COMMISSIONER JESSICA ROSENWORCEL
SUPERSTORM SANDY FIELD HEARING
NEW YORK, NEW YORK AND HOBOKEN, NEW JERSEY
FEBRUARY 5, 2013
I was sworn into office at the Federal Communications Commission just nine months
ago, but since that time we have had more than our fair share of natural disasters, including the
subject of today’s hearings—Hurricane Sandy. These events not only caused immeasurable
hardship on those directly affected, they also wreaked havoc with our communications systems.
I believe the Commission has a duty to find out where communications systems failed. I believe
the Commission has a duty to find out why communications systems failed. Because when the
unthinkable occurs, we need to know that our calls go through. And while we may not know
with precision what the next storm or disaster brings, we do know we must learn from what came
before. So it is my hope that today we can take away lessons and bring home facts that will help
us make our nation’s networks more resilient and the American people more safe.
I have made it a practice to visit first responder telecommunications facilities and public
safety answering points when traveling around the country. I am consistently amazed by the
dedication and resolve of the people I meet and their everyday heroism.
But without question the most powerful visits I have made so far were to the areas
recovering from recent storms.
Following this Summer’s Derecho Storm, I toured one of the nation’s most sophisticated
public safety answering points in Fairfax County, Virginia. The Director described an eerie quiet
in the immediate aftermath of the storm, as calls to 911 quickly and implausibly ceased. He said
he knew instantly something was wrong. He was right. And lives were put in danger as a result.
Following this Fall’s Hurricane Sandy, I toured a telecommunications central office in
lower New York to see the impact of the storm. Weeks after the flood waters had receded from
the streets, the subterranean rooms where our networks come together were still damp.
Technicians rushed this way and that, trying to make sense of an impenetrable snarl of lines and
the harm done to so many submerged switches and servers. I will never forget the post-
apocalyptic look of the facility. It is only one image of a storm with an infinite number of
images of horror. But I also take away from the visit an image of extraordinary hope: the sheer
energy and dedication of those working to repair the damage was nothing short of amazing.
In New York, I also learned from my friends in the police department that 911 operators
in the five boroughs typically receive about 30,000 calls a day. Twenty-five of those calls
require first responders to perform a rescue. But on the day Hurricane Sandy first struck the city,
rescue calls shot up from 25 to 1900. That is not a mistake—1900 calls for rescue in a single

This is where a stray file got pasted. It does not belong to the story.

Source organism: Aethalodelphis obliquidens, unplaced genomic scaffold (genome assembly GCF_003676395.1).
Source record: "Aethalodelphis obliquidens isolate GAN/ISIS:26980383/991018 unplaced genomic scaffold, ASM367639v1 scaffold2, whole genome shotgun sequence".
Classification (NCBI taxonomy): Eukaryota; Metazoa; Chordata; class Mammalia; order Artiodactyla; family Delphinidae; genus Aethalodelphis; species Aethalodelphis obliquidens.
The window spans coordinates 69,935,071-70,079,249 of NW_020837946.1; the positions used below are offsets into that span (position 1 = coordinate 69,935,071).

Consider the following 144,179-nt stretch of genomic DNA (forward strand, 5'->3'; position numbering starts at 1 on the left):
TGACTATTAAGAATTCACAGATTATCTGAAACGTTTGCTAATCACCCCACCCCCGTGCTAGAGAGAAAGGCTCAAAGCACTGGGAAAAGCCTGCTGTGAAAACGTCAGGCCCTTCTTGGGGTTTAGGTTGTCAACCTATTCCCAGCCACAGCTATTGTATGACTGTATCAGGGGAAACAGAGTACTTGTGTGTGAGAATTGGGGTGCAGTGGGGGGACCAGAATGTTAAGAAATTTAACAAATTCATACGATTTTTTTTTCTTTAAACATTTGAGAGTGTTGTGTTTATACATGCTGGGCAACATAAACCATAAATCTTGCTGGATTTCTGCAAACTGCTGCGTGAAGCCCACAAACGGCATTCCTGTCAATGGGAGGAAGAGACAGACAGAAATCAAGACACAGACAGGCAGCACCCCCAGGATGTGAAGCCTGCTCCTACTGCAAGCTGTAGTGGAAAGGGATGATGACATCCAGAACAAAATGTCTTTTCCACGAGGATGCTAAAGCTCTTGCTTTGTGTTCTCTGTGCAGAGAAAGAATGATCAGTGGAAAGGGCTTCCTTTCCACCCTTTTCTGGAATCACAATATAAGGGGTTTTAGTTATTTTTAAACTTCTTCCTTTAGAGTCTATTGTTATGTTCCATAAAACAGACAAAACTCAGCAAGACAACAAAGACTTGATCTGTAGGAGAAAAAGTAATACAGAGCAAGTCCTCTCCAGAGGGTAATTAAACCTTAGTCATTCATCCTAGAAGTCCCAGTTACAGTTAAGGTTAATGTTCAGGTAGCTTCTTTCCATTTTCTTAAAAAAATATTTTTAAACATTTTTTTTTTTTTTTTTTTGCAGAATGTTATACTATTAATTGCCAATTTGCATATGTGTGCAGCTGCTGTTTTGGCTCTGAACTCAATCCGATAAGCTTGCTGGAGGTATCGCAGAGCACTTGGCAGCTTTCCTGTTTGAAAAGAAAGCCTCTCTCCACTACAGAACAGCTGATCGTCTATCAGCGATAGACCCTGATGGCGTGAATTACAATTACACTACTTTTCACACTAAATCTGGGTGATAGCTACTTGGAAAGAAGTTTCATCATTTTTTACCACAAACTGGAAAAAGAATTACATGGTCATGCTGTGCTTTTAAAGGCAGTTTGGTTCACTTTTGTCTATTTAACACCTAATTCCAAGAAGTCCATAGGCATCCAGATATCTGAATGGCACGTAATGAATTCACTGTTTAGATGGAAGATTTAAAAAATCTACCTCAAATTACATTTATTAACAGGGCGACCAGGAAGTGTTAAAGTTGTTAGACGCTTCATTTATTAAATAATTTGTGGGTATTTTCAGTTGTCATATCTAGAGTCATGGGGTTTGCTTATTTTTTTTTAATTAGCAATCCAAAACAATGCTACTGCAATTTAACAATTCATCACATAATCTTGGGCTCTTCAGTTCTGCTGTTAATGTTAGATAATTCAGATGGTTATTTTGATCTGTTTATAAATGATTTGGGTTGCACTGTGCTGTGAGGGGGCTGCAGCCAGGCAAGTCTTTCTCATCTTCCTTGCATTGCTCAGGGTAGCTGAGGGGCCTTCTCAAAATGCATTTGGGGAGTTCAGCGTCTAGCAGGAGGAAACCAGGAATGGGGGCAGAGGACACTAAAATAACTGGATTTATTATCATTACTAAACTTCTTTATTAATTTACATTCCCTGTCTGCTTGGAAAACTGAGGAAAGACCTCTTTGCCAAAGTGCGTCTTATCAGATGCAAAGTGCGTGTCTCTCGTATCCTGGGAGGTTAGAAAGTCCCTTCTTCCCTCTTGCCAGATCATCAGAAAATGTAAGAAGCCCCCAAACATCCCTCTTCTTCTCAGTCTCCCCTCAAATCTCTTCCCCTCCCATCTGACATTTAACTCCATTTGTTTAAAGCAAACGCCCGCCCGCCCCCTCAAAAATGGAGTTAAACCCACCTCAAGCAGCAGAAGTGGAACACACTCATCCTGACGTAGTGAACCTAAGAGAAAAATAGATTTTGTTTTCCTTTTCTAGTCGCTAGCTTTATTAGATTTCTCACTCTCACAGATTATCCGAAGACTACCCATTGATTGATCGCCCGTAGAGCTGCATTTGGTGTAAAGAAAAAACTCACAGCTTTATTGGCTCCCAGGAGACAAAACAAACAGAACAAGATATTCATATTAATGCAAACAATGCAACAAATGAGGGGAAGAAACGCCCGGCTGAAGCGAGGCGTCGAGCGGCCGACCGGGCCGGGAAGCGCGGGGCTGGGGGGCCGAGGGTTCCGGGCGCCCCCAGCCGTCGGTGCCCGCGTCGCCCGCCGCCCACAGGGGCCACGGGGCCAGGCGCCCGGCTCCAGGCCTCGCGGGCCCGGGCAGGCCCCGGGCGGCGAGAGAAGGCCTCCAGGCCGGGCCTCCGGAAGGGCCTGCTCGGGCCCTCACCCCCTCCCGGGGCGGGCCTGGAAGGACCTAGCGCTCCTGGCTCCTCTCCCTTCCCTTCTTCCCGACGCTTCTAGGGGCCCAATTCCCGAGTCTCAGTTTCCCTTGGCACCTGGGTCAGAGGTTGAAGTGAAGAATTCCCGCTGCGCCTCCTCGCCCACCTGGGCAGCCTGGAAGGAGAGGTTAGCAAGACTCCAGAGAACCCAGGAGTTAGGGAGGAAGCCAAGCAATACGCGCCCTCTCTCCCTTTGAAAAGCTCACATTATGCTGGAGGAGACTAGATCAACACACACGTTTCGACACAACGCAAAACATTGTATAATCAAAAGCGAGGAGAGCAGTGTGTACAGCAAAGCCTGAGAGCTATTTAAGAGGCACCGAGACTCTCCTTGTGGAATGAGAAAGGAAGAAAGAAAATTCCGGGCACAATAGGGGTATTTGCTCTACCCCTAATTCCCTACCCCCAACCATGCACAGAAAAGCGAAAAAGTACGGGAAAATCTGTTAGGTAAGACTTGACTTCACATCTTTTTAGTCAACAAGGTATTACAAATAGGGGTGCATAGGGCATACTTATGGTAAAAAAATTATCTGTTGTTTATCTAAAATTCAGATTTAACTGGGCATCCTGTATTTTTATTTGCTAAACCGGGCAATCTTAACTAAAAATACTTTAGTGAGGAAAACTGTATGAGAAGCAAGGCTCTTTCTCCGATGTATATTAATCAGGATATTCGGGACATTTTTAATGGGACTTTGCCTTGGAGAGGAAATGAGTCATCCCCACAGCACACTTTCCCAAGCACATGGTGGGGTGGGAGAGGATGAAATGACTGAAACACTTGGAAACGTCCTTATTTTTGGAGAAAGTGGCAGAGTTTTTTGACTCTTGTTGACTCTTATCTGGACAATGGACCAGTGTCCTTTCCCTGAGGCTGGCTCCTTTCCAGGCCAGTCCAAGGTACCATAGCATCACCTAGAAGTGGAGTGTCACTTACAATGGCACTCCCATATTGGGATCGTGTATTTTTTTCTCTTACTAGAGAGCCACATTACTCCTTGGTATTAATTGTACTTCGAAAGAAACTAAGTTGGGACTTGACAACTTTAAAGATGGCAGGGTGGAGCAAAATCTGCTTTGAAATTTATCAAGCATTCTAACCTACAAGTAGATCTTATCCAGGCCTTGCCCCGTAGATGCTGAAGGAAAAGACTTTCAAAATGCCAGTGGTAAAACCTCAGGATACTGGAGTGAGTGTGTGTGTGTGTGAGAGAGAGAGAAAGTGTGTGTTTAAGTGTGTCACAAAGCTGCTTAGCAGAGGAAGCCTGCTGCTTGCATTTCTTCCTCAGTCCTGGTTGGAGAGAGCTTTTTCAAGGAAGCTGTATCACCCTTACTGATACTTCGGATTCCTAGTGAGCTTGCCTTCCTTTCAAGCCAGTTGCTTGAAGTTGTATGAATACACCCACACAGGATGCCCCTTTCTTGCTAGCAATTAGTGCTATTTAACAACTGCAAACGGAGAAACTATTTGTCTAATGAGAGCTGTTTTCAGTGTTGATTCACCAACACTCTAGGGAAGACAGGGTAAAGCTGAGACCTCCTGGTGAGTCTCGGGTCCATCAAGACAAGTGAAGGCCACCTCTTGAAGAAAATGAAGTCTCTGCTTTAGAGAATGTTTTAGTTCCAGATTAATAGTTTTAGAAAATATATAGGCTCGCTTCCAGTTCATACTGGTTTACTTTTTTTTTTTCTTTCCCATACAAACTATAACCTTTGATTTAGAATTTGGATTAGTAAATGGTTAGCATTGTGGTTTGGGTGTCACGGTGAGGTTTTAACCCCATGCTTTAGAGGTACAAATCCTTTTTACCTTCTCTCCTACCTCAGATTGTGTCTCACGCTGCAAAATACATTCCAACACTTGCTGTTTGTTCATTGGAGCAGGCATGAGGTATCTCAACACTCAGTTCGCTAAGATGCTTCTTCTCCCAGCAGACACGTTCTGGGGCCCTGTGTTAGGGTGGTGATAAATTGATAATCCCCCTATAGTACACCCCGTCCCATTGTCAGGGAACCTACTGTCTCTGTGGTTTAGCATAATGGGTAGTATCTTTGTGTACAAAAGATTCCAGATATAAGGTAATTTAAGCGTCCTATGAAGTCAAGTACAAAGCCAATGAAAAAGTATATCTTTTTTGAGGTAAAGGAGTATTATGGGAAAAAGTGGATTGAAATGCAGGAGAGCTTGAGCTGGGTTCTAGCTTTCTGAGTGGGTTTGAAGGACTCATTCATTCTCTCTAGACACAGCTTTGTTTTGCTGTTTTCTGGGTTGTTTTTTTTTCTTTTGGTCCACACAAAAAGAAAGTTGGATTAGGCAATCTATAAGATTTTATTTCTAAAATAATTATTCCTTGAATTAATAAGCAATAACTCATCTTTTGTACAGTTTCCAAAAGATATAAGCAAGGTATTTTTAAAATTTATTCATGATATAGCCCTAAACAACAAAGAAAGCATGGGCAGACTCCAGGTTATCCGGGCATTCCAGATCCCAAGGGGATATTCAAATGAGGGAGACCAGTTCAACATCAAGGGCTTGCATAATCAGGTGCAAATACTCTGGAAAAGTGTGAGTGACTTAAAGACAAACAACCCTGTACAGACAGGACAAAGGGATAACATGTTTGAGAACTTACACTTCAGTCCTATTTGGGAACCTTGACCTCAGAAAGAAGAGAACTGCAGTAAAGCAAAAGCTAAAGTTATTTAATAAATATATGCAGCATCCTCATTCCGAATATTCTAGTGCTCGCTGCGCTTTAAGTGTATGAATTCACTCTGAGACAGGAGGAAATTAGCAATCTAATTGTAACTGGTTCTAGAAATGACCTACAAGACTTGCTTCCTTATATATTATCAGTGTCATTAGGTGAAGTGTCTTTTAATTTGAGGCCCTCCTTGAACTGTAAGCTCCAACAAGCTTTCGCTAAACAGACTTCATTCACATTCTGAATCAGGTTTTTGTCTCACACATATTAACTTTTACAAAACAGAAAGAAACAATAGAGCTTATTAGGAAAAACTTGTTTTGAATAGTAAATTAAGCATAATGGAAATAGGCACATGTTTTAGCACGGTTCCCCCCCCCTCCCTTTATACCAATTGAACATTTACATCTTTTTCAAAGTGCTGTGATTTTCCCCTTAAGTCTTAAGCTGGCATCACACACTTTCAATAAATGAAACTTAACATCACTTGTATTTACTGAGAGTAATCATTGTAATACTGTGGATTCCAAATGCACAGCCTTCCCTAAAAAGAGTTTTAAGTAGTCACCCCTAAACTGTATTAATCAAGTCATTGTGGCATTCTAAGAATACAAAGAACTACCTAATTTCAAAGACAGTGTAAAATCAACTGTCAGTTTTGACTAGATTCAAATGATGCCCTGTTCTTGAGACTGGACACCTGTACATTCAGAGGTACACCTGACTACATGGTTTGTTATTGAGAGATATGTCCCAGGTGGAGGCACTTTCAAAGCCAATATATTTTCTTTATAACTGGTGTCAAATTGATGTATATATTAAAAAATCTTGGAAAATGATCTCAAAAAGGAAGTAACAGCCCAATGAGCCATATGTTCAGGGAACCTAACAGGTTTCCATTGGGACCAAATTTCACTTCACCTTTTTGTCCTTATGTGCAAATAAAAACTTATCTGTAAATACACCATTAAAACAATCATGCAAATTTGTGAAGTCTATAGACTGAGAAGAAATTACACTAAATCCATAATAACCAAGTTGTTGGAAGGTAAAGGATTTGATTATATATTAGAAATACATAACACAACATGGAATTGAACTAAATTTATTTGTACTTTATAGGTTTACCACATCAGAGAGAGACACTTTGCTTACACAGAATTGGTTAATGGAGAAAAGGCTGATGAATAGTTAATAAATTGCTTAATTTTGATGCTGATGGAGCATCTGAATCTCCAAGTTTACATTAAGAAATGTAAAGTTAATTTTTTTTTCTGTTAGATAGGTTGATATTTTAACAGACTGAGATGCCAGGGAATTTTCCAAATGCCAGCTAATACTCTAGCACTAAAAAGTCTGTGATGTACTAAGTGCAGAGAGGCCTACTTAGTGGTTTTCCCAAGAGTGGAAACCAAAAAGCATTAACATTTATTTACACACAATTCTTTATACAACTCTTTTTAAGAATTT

day. It is tribute to the city’s public safety officials that these calls all went answered.
Following Hurricane Sandy, I also visited several towns along the coast of New Jersey.
The storm surge propelled sand dunes blocks beyond beachfront neighborhoods, with cruel
disregard for cars and houses in the way. A police chief in one town described how other towns
had their communications knocked out for days. The mayor and a public safety official in
another described the disaster in chilling detail but also noted that without extensive outreach
early on, it could have been worse. Local officials—and broadcasters—went to great lengths to
make sure residents cleared out of dangerous locations before the storm made landfall.
So from your trials and hardships we have an opportunity to learn.
We have an opportunity to understand how well our 911 centers responded to calls for
help and assistance.
We have an opportunity to understand if communications systems dedicated to our first
responders—police, fire, and rescue officials—performed or if they fell short.
We have an opportunity to understand what public communication is required in advance
of a storm to help residents prepare and get the information they need to stay safe.
We have an opportunity to understand what it means when an increasing portion of the
population no longer relies on traditional, wireline phones. Today, one in three households relies
exclusively on wireless phones. Wireless phones and the towers that serve them are dependent
on commercial power. What happens when the power goes out? We know that after Hurricane
Sandy one in four wireless towers was out of service. How do we ensure that back-up power is
where it needs to be and that providers have access to fuel for generators? And how do we help
make sure that consumers are prepared, too—with back-up batteries or solar chargers?
Finally, we have an opportunity to learn from your stories so that we can wrestle some
good out of Hurricane Sandy. We need to take your lessons and apply them more broadly—
before the next storm hits or disaster devastates. You are essential to this process. You will help
us build our record. You will help us understand what happened and how public safety,
infrastructure providers, and government can come together to make our communications
systems strong. Because we need an honest accounting of the resiliency of our nation’s digital
age infrastructure. And with your help we will make our networks more secure and all of us
Thank you to the participants who are joining us today. I look forward to hearing from